Photo 1. Symptoms of Banana streak virus showing lines of yellow in large blocks from midrib to leaf edge, turning brown or black with age.
Banana streak, banana streak disease
Banana streak badnavirus. Several strains have been recognised, and some of these are now considered to be distinct viruses.
Worldwide; Asia, Africa, North, South and Central America, the Caribbean, Oceania. Strains of Banana streak virus have been recorded from Cook Islands, Fiji, Guam, Papua New Guinea, Samoa, Tonga, Vanuatu, and Wallis and Futuna.
Banana and plantain varieties.
Symptoms vary depending on the strain of the virus, the variety of banana or plantain and the environment. The most common symptom is lines of yellow that run from the midrib of the leaf to the margin. These streaks are continuous or broken, and either scattered throughout the leaf or in bands. As the leaf ages, the streaks turn brown or black (Photos 1&2). Initially, the symptoms are similar to Cucumber mosaic virus (see Fact Sheet no. 100).
Infected plants may be smaller than normal and less vigorous, with smaller bunches.
In some African countries, dieback and internal rotting of the pseudostem occurs. Differences between symptoms in different parts of the world led to them being described as distinct viruses. Molecular studies on the DNA of the viruses have confirmed the differences.
Spread of the virus is in planting material, suckers primarily. Spread can also occur as plants in tissue culture if they are not tested properly. It is now known that the virus or parts of the virus can enter the DNA of certain varieties (e.g., AAB, ABB, AAAB types) and remain hidden there without showing symptoms. However, if bananas are grown under stress, such as occurs when they are growing as tissue cultures, the virus reassembles, multiplies, and symptoms appear.
Spread between plants is by mealybugs, especially species of Planococcus and Pseudococcus, although how important they are is not well known.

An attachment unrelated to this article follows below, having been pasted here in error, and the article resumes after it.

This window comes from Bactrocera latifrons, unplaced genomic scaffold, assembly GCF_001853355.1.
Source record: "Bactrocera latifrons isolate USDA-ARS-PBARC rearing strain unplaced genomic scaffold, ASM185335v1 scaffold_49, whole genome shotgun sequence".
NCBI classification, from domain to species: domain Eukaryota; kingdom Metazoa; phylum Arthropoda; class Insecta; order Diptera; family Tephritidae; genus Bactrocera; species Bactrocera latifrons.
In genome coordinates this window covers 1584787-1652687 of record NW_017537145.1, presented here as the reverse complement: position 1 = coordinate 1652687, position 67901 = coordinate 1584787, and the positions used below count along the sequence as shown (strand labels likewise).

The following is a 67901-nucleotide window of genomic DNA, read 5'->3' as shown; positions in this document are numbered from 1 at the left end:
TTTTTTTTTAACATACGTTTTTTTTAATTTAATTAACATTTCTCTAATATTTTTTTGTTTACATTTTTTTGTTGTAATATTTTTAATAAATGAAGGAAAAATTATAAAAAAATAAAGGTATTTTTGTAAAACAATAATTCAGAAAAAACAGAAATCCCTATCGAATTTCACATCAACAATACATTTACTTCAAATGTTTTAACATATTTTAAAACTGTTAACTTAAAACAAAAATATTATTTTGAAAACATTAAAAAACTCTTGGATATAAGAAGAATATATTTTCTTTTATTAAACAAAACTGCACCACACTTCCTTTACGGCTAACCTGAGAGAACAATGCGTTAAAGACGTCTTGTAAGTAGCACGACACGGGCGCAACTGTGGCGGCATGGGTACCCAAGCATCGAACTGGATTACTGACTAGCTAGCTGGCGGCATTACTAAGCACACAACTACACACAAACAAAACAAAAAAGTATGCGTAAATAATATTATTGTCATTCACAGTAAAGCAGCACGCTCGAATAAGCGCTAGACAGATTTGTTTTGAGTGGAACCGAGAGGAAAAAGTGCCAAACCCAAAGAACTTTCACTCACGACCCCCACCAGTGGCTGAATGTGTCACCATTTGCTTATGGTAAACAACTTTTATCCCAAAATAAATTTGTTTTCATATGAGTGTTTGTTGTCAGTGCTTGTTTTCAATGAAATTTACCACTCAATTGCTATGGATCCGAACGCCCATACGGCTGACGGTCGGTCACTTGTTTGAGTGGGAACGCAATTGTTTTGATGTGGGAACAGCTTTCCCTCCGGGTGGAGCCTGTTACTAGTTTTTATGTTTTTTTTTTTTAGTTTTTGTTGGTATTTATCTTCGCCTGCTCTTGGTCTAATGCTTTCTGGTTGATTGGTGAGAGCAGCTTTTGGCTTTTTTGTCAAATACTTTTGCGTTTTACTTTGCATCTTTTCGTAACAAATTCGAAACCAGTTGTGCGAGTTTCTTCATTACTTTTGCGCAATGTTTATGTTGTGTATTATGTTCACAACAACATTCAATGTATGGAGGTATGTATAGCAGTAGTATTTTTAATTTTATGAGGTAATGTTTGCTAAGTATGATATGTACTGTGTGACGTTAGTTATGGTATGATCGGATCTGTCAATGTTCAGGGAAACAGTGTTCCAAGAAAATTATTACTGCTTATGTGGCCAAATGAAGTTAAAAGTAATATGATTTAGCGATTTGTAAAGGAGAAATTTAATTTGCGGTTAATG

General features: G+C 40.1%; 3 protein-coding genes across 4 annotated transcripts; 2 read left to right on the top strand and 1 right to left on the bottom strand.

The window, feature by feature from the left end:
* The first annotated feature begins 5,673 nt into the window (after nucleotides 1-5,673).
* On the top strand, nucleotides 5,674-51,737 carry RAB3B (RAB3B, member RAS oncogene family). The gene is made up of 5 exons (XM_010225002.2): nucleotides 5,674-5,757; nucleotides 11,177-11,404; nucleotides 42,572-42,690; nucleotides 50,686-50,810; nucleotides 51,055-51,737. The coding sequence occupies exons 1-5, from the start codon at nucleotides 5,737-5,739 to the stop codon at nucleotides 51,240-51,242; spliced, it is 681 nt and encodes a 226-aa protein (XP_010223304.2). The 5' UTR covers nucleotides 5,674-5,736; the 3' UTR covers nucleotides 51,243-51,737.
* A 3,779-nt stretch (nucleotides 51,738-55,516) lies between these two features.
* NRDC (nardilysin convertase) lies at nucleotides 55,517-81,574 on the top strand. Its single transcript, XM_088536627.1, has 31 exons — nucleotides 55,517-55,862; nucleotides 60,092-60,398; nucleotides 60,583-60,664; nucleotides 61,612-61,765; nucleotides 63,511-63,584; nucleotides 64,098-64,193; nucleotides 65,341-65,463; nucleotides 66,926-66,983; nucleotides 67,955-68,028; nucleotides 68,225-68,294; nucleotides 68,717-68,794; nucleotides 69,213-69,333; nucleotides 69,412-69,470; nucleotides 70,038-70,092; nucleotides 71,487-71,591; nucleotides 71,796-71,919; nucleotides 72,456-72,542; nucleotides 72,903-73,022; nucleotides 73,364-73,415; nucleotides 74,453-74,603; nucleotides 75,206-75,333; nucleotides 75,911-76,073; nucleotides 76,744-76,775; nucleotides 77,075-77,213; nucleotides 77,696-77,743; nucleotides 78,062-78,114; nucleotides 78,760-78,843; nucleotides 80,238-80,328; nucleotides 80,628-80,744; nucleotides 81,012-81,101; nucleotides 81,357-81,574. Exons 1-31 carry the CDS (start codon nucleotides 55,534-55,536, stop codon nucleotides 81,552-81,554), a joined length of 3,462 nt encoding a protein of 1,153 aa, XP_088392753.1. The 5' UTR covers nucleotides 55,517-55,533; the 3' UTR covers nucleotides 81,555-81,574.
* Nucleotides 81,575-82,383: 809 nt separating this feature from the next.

The damage caused to banana production varies considerably between varieties depending on their response to the various strains that exist. There is also the fact that symptoms disappear and reappear during the growth cycle. For many varieties yield loss is related to the intensity of infection at flowering and fruit filling.
In Australia, Banana streak virus is mostly of minor importance in Lady Finger (AAB) and Cavendish varieties, although some reports suggest losses of 6% annually, and delays in harvest. By contrast, high losses have been reported in Cavendish clones from some countries of West Africa and also South and Central America where there are strains that cause internal rots, split pseudostems, and plant death.
Look for the yellow lines that develop on the leaves, turning brown or black with age. Detection of the virus in plants is complicated by the fact that pieces of the virus can be inserted into the DNA of banana chromosomes. The so-called "integrated" pieces of the virus are in addition to the virus that exists and multiplies in the banana cells, and is spread by mealybugs. However, molecular techniques are available that can differentiate between these two types of the virus, that which is integrated and that which is in the cytoplasm.
Because of the presence of banana streak and other viruses, banana plants moved internationally should follow the latest version of the FAO/IBPGR Technical Guidelines for the Safe Movement of Germplasm. No. 15. Musa. 2nd Edition, (http://www.bioversityinternational.org/uploads/tx_news/Musa_spp.__2nd_edition__502.pdf). These Guidelines also suggest the length of time that plants should be held in quarantine under observation:
Use white or horticultural oils, or soap solution on banana plants infested with mealybugs (see Fact Sheet no. 56).
Commercial horticultural oil can also be used. White oil, soap and horticultural oil sprays work by blocking the breathing holes of insects causing suffocation and death. Spray the undersides of leaves; the oils must contact the insects. A second application of soap or oils may be necessary after 3-4 weeks.
AUTHOR Grahame Jackson
Information from Diseases of fruit crops in Australia (2009). Editors, Tony Cooke, Denis Persley, Susan House. CSIRO Publishing. Photos 1&2 Kohler F, Pellegrin F, Jackson G, McKenzie E (1997) Diseases of cultivated crops in Pacific Island countries. South Pacific Commission. Pirie Printers Pty Limited, Canberra, Australia.
Produced with support from the Australian Centre for International Agricultural Research under project PC/2010/090: Strengthening integrated crop management research in the Pacific Islands in support of sustainable intensification of high-value crop production, implemented by the University of Queensland and the Secretariat of the Pacific Community.
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